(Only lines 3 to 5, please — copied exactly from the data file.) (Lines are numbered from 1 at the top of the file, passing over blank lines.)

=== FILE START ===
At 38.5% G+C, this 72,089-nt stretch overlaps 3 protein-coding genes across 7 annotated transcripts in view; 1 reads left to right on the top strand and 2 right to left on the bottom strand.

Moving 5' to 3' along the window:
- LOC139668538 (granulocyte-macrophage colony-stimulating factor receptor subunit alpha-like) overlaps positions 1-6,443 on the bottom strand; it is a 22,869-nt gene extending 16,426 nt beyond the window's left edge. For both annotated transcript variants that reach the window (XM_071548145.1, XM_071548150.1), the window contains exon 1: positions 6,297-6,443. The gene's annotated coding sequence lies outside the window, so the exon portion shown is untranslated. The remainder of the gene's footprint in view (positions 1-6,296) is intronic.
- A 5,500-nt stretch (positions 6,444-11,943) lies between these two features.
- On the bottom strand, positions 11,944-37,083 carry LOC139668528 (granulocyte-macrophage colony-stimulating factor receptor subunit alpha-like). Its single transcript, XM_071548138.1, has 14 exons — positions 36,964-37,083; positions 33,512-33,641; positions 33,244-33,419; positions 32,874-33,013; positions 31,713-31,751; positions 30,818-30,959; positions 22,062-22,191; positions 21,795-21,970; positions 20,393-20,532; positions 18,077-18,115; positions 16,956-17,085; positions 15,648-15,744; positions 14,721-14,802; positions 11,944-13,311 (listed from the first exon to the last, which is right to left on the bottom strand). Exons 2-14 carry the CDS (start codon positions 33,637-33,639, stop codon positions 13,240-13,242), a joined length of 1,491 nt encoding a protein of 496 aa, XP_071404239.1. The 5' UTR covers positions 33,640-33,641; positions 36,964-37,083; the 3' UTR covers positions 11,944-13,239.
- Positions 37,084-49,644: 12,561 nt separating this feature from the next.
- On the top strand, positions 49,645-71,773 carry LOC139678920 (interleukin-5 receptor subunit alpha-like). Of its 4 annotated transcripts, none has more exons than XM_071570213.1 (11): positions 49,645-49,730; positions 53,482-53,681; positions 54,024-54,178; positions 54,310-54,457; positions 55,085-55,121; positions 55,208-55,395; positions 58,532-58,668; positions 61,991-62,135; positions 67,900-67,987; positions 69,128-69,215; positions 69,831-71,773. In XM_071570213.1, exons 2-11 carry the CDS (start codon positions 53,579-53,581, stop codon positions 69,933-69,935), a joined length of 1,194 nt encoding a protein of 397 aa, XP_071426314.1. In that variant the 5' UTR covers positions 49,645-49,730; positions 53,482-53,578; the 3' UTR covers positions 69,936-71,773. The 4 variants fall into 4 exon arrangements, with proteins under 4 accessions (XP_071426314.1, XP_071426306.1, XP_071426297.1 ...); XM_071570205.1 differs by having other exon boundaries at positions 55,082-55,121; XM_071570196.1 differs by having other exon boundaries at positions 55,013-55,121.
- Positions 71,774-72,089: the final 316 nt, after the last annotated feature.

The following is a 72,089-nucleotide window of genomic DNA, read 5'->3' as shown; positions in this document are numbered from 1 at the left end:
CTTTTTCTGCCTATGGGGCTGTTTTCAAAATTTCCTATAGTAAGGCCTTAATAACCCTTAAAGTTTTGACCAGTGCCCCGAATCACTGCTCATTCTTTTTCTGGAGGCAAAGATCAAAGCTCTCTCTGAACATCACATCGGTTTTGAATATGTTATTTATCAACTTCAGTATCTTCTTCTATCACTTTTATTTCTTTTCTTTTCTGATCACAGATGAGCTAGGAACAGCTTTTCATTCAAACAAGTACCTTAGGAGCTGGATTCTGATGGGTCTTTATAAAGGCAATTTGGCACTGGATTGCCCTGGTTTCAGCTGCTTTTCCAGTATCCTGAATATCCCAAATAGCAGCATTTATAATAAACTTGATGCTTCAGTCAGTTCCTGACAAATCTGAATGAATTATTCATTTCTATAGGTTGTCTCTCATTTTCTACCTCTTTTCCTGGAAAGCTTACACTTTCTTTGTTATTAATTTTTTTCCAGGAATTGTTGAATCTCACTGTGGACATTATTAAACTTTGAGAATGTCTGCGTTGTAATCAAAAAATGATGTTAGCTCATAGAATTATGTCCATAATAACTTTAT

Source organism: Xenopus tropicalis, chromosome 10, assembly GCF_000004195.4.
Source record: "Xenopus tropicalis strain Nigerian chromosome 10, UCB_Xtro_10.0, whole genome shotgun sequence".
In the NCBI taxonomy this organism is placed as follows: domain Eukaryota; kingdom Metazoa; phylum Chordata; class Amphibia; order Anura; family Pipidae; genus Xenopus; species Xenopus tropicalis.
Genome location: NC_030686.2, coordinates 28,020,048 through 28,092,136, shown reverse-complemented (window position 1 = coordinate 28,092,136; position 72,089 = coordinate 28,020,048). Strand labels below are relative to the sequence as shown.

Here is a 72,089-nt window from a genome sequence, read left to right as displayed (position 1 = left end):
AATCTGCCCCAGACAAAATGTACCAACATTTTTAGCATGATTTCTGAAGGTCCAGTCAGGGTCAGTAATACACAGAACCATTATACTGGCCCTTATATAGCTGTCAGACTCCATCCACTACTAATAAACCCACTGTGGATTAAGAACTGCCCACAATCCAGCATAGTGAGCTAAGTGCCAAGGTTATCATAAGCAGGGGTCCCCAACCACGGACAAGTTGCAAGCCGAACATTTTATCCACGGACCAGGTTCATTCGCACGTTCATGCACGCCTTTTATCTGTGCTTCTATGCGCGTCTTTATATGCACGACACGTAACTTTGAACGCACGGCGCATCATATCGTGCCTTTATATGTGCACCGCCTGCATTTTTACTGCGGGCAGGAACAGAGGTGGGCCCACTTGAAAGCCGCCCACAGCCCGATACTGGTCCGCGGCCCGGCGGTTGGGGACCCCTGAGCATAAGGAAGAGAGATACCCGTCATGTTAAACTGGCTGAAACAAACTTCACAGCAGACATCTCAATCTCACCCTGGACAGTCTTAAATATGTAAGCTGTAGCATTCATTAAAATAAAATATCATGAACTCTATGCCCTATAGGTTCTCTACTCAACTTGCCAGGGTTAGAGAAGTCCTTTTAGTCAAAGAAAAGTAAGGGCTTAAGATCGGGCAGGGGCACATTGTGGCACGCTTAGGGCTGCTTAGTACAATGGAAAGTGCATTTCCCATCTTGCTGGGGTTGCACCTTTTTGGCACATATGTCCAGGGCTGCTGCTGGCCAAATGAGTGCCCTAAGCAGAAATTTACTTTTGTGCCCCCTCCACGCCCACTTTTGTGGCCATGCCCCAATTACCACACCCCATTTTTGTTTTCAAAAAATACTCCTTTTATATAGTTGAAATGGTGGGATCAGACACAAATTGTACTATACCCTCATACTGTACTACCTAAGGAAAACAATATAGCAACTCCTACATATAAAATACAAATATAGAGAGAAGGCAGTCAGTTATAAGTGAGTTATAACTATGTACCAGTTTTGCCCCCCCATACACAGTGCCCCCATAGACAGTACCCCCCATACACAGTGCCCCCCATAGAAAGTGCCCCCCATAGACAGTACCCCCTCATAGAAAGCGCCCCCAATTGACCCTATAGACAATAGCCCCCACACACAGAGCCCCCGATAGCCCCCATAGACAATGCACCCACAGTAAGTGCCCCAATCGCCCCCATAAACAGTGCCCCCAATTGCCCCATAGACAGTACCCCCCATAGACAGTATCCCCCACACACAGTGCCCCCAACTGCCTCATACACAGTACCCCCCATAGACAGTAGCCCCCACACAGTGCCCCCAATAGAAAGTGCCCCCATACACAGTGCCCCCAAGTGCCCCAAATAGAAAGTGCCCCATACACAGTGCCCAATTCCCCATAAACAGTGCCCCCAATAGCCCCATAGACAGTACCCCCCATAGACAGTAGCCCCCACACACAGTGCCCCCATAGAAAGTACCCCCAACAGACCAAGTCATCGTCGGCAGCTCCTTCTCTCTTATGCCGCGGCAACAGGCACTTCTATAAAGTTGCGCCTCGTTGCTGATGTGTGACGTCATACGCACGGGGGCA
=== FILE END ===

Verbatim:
- LOC139668538 (granulocyte-macrophage colony-stimulating factor receptor subunit alpha-like) overlaps positions 1-6,443 on the bottom strand; it is a 22,869-nt gene extending 16,426 nt beyond the window's left edge. For both annotated transcript variants that reach the window (XM_071548145.1, XM_071548150.1), the window contains exon 1: positions 6,297-6,443. The gene's annotated coding sequence lies outside the window, so the exon portion shown is untranslated. The remainder of the gene's footprint in view (positions 1-6,296) is intronic.
- A 5,500-nt stretch (positions 6,444-11,943) lies between these two features.
- On the bottom strand, positions 11,944-37,083 carry LOC139668528 (granulocyte-macrophage colony-stimulating factor receptor subunit alpha-like). Its single transcript, XM_071548138.1, has 14 exons — positions 36,964-37,083; positions 33,512-33,641; positions 33,244-33,419; positions 32,874-33,013; positions 31,713-31,751; positions 30,818-30,959; positions 22,062-22,191; positions 21,795-21,970; positions 20,393-20,532; positions 18,077-18,115; positions 16,956-17,085; positions 15,648-15,744; positions 14,721-14,802; positions 11,944-13,311 (listed from the first exon to the last, which is right to left on the bottom strand). Exons 2-14 carry the CDS (start codon positions 33,637-33,639, stop codon positions 13,240-13,242), a joined length of 1,491 nt encoding a protein of 496 aa, XP_071404239.1. The 5' UTR covers positions 33,640-33,641; positions 36,964-37,083; the 3' UTR covers positions 11,944-13,239.